Most of those involved in the sale of trucks have indicated to me a rush of interest in purchasing trucks. Had delivery been able to be made before the end of 1986, there could have been some short-term benefit to those companies that build, supply and sell trucks. However, they tell me that even that anticipated flurry that could have been of some benefit, albeit in the short term and only for 1986, did not develop because they could not respond with delivery. They were getting customers coming in and saying they would like to order a truck provided they could get delivery before the end of 1986. When they could not get delivery before the end of 1986, the orders were cancelled. They were not interested.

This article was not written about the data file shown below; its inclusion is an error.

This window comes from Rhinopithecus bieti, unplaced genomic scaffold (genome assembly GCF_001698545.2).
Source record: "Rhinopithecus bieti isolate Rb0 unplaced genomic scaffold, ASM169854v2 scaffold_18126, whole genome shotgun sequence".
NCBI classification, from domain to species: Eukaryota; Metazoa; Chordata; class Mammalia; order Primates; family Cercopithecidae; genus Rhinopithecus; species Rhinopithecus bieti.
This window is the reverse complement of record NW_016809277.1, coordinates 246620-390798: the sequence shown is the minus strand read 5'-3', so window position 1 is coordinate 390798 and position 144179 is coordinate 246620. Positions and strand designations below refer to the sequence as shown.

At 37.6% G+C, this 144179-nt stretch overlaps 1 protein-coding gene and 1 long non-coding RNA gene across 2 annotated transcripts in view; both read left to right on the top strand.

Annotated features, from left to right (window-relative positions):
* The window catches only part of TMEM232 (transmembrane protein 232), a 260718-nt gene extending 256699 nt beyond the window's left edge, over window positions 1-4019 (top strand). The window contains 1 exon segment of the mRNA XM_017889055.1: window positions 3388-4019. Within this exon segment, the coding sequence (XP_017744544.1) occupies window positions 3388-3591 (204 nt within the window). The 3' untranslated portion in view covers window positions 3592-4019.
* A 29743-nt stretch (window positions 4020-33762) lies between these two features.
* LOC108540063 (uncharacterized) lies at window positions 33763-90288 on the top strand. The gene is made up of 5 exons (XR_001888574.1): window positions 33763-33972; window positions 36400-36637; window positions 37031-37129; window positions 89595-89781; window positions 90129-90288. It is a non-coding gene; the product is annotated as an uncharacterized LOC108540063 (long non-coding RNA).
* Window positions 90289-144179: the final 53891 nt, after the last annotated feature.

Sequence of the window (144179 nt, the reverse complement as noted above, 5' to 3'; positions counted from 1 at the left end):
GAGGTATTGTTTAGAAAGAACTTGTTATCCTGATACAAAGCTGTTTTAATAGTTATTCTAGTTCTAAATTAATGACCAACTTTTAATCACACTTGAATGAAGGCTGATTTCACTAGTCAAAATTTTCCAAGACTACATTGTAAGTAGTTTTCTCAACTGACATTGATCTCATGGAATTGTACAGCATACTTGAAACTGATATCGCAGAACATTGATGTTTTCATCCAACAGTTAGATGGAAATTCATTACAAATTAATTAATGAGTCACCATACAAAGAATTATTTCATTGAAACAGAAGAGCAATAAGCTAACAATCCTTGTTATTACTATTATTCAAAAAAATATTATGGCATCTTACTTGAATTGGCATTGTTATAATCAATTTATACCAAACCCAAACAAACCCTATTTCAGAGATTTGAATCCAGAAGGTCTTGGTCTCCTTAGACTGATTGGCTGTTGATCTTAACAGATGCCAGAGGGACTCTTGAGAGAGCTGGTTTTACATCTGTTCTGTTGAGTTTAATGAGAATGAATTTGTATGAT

It is the type of tax that should be imposed when good times are coming, when the trucking and transportation industries are healthy. Then it is a method of raising funds that is not noticed considerably, if it can be passed on. I want to relay to the Treasurer that it cannot be passed on at this time in northern Ontario. Those small businesses and truckers are already feeling the pinch with the 15 per cent tariff affecting the lumber industry. That is another reality that has come on since the budget. As he knows, the lumber industry relies very substantially on either buying and operating its own trucks or using a carrier to which these additional costs are again added on.